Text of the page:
Archipelago history

History of the Canary Islands

Ancient times

The Canarian Archipelago has a unique history behind it. These islands of volcanic origin hide thousands of stories and legends that give them a unique magnetism, beyond its rich natural beauty and its insular condition. From the belief of being the remains of Atlantis itself, being the key point to march towards the New World and hold spectacular natural spaces, the Canary Islands are the perfect place to discover the coexistence between the rustic and modern times.

Before the European conquest, the Canary Islands were inhabited by their respective aborigines, although they are generally referred to as "Guanches". The Canarios, were in fact the population of Gran Canaria; the Majos, from Lanzarote and Fuerteventura; the Benahorita, from La Palma; the Bimbaches of El Hierro; and finally, the Guanches, from Tenerife. Due to its geographical location, the appearance of humans is related with Africa, since the archipelago is barely 120 km from that continent. The linguistic roots, the genetics and even the existence of place-names of Berber descent, being able to find places in Africa with similar names to those of the Canary Islands, verifies the African origin of the Canarian aborigines. The most defended theory says that the first inhabitants of the archipelago fled from the progressive desertification of the Sahara desert and the pressure of the Roman Empire on the African territory.

But what about its discovery? It is believed that the Archipelago was discovered by the Carthaginian explorer, Hannon the Navigator, on the first African circumvallation trip, in the year 570 BC. However, the first written reference to the Canary Islands was made by Pilino el Viejo, naming them Fortunatae Insulae or Fortunate Islands. For ten thousand years no information of the Canary Islands is reported, with the exception of the curious legend of "San Borondón", extended during Christian Europe, in which it is said how an unknown island appears and disappears after the thick fog near La Palm.

French navigators visited the Canaries in 1334. In 1344, Pope Clement VI grants Castile Islands
On the island of Lanzarote is the most unusual restaurant El Diablo. Food is cooked right above the mouth of an active volcano.
On the island of Tenerife is the highest point of Spain - the Teide volcano, rising to 3718 m
In Tenerife, every year a carnival takes place, which in luxury and scope can easily compete with the carnival in Rio de Janeiro
In the Canaries, the relict ancient Mediterranean flora has survived, which has disappeared from mainland Europe due to climate change.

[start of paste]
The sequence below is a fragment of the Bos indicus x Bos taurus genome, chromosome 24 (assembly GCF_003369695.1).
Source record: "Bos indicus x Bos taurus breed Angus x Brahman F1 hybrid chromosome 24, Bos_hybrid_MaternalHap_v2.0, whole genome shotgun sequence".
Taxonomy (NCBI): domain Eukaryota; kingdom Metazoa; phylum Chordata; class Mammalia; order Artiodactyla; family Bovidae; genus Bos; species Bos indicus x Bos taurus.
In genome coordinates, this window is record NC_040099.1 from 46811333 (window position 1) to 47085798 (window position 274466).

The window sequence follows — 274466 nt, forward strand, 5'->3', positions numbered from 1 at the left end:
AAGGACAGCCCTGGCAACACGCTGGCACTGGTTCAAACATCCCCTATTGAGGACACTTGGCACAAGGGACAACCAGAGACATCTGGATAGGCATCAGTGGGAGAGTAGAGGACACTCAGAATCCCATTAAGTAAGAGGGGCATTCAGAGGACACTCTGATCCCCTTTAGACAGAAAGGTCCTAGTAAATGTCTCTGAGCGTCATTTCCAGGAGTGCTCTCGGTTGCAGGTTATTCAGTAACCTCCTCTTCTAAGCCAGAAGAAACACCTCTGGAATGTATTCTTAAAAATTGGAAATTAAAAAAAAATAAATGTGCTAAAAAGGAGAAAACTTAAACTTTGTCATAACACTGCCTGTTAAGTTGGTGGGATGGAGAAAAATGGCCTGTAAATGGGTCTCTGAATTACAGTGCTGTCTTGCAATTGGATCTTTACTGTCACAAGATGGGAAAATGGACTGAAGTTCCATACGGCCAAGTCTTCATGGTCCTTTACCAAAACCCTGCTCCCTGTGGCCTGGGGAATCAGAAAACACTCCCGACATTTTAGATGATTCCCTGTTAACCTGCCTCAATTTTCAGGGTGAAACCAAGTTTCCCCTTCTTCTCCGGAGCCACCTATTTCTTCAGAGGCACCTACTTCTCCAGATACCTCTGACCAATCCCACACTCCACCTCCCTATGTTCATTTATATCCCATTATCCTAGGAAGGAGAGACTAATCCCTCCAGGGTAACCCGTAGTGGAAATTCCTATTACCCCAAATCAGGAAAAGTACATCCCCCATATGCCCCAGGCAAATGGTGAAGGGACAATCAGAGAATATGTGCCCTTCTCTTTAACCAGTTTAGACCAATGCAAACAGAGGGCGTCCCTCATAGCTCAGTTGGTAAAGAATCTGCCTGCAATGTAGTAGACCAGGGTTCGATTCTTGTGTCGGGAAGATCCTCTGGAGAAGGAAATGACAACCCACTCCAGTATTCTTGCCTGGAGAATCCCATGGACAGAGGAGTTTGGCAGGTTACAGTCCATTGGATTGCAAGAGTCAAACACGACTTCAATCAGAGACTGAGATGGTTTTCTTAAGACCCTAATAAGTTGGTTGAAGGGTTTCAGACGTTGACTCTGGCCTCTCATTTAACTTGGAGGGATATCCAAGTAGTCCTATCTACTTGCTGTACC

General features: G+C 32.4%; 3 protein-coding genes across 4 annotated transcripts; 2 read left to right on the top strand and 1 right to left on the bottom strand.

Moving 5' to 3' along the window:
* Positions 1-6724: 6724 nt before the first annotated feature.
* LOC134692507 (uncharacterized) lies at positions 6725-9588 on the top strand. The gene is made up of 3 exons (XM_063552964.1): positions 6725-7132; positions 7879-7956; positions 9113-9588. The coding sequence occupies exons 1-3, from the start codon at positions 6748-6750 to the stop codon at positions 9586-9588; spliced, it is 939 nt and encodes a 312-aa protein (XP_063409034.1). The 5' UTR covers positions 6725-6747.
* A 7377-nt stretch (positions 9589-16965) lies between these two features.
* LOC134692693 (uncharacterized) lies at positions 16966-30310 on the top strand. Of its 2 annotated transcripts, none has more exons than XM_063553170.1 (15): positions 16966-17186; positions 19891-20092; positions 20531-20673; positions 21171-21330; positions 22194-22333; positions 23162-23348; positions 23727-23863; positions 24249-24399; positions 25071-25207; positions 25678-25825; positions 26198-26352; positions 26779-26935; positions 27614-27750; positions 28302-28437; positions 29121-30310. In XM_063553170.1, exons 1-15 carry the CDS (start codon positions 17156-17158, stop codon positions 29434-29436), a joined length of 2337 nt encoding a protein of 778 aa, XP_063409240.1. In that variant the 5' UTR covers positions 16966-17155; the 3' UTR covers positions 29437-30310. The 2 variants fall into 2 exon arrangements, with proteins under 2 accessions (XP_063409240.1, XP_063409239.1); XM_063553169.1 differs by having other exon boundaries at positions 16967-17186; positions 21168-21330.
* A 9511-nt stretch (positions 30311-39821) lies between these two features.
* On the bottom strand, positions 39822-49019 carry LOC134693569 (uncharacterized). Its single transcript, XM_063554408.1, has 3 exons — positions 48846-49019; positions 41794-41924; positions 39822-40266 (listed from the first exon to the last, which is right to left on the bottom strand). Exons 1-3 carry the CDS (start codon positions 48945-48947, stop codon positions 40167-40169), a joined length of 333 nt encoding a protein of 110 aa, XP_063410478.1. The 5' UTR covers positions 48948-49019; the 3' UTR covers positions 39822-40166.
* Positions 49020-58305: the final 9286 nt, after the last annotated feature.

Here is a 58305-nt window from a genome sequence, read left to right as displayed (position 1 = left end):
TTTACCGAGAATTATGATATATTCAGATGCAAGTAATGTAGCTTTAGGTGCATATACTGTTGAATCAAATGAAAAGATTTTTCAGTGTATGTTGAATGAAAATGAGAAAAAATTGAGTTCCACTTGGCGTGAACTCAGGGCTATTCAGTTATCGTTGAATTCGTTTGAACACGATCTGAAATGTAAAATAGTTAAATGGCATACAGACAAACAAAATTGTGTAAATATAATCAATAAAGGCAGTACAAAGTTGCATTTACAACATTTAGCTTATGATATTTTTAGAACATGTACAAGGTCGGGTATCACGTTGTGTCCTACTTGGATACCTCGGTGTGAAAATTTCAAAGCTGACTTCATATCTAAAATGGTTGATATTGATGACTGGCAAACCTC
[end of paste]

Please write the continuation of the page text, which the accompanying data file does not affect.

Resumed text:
There are 28 microclimatic zones on the island of Tenerife.
The only airport in the world that is powered solely by wind energy - the airport of the island of La Palma.
The municipality of Ingenio, Gran Canaria, produces the purest vodka in the world. Recipe for seven locks and visiting the plant is prohibited. The name of this drink is Blat.
The only coffee grown in Europe comes from Agaete on Gran Canaria. “Café Agaete” is one of the highest rated in the world.
Holidays in the Canaries are attractive all year round. At a time when it rains over the Mediterranean coast in winter, in the Canary Islands the temperature rarely drops below + 22 ... 24 °С
From Latin, the name of the islands Canariae Insulae literally translates as "Dog Islands".

Middle Ages

From the fifteenth century, Europe returned to be interested in the Canary Islands, beginning its conquest in 1402 with the expedition of the Normans, Jean de Bethencourt, and Gadifer de la Salle. However, the transformation of the aboriginal culture to a modern one, was carried out due to the Castilian conquest of the Archipelago, initiated by the Crown of Castile in 1477 and concluded in 1496. Thus, the aborigines were defeated by the Castilian army and converted , little by little, in citizens of the Kingdom of Castile. Later, there was a run of foreign pirate attacks that had the intention of invading the islands, but ended up being in vain.


The Spanish Conquest of the Guanches (1496)
Centuries later, after the Spanish Civil War, different styles of government and popular uprising, Spain was immersed under the Franco regime between 1939 and 1975: a radical right-wing government led by the leader, Franco. This ends up being succeeded, after the death of the general, by the democratic state that we know today. The Canaries, like the rest of the country, went through real shortcomings during political conflicts, the restrictions of the Franco regime and the desperate situation in which society found itself. Many emigrated to Cuba and Venezuela in search of a prosperous future and a better quality of life, hence their twinning with Latin American culture.


Currently, the Canary Islands play a fundamental role in the country's economy attracting millions of tourists every year. So, what are you waiting to be one of them? Do not miss the opportunity to discover for yourself why the Islands make people fall in love.